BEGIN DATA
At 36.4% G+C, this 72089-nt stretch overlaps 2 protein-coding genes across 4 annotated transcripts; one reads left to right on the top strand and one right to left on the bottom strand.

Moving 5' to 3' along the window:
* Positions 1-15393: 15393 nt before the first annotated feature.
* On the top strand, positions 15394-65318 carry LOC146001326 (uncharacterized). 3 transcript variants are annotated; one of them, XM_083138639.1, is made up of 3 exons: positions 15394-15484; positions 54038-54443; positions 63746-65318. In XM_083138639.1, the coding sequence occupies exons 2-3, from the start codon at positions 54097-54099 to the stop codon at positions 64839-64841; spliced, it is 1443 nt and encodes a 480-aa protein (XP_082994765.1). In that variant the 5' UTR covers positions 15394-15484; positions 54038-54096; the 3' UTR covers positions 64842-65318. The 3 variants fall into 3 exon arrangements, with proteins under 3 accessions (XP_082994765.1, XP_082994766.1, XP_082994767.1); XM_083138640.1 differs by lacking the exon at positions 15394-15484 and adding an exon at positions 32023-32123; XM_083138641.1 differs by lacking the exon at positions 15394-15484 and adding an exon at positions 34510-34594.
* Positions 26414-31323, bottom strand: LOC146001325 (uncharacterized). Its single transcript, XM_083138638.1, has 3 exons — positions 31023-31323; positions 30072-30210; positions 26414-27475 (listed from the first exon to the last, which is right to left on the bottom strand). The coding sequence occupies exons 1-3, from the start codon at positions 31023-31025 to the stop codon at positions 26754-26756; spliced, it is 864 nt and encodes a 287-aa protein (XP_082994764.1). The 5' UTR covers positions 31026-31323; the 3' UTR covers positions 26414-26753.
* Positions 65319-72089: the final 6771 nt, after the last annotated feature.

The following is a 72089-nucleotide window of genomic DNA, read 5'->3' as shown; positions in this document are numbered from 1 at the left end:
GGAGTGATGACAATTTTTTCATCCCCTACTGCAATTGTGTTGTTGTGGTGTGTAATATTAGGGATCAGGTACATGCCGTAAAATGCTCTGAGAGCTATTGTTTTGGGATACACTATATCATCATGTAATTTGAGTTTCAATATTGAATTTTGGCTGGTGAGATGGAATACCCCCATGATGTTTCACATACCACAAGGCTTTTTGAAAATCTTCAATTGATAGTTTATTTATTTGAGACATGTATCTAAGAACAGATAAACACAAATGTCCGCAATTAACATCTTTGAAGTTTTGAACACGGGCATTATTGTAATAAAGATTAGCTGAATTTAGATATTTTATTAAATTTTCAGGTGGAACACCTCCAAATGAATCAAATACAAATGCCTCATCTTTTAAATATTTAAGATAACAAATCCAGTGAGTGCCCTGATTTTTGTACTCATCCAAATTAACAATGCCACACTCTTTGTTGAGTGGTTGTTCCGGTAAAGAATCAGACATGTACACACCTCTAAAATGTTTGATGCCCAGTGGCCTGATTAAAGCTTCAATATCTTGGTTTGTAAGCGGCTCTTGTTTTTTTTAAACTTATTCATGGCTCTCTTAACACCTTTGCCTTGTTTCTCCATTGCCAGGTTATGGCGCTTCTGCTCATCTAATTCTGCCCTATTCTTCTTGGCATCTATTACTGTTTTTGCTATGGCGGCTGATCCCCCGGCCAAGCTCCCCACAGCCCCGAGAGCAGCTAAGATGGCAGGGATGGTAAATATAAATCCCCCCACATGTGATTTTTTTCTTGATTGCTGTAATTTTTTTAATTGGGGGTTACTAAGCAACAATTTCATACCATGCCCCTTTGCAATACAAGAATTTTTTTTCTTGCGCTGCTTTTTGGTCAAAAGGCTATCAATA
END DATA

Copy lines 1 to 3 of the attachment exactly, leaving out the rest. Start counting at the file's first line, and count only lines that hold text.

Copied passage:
At 36.4% G+C, this 72089-nt stretch overlaps 2 protein-coding genes across 4 annotated transcripts; one reads left to right on the top strand and one right to left on the bottom strand.

Moving 5' to 3' along the window:
* Positions 1-15393: 15393 nt before the first annotated feature.